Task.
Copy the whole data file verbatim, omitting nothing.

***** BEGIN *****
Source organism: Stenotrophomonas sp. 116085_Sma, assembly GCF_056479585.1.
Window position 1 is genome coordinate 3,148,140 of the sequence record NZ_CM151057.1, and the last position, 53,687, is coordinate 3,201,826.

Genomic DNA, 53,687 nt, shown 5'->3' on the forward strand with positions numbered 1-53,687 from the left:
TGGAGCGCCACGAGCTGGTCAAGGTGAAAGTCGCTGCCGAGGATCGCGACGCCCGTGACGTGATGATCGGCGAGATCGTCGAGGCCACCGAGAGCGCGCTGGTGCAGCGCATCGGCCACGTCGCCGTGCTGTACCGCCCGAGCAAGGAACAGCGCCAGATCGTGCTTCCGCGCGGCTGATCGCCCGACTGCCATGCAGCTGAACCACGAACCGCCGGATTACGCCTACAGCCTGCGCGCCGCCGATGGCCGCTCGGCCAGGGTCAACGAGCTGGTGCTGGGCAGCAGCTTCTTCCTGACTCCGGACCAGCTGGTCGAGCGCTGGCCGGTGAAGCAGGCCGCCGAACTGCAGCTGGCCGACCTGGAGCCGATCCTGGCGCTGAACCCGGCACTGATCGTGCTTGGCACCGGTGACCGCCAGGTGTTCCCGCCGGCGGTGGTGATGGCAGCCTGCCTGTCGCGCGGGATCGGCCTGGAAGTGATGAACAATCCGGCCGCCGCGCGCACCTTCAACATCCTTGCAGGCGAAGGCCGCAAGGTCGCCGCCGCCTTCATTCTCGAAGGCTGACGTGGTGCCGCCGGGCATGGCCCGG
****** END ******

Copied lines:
Source organism: Stenotrophomonas sp. 116085_Sma, assembly GCF_056479585.1.
Window position 1 is genome coordinate 3,148,140 of the sequence record NZ_CM151057.1, and the last position, 53,687, is coordinate 3,201,826.

Genomic DNA, 53,687 nt, shown 5'->3' on the forward strand with positions numbered 1-53,687 from the left:
TGGAGCGCCACGAGCTGGTCAAGGTGAAAGTCGCTGCCGAGGATCGCGACGCCCGTGACGTGATGATCGGCGAGATCGTCGAGGCCACCGAGAGCGCGCTGGTGCAGCGCATCGGCCACGTCGCCGTGCTGTACCGCCCGAGCAAGGAACAGCGCCAGATCGTGCTTCCGCGCGGCTGATCGCCCGACTGCCATGCAGCTGAACCACGAACCGCCGGATTACGCCTACAGCCTGCGCGCCGCCGATGGCCGCTCGGCCAGGGTCAACGAGCTGGTGCTGGGCAGCAGCTTCTTCCTGACTCCGGACCAGCTGGTCGAGCGCTGGCCGGTGAAGCAGGCCGCCGAACTGCAGCTGGCCGACCTGGAGCCGATCCTGGCGCTGAACCCGGCACTGATCGTGCTTGGCACCGGTGACCGCCAGGTGTTCCCGCCGGCGGTGGTGATGGCAGCCTGCCTGTCGCGCGGGATCGGCCTGGAAGTGATGAACAATCCGGCCGCCGCGCGCACCTTCAACATCCTTGCAGGCGAAGGCCGCAAGGTCGCCGCCGCCTTCATTCTCGAAGGCTGACGTGGTGCCGCCGGGCATGGCCCGG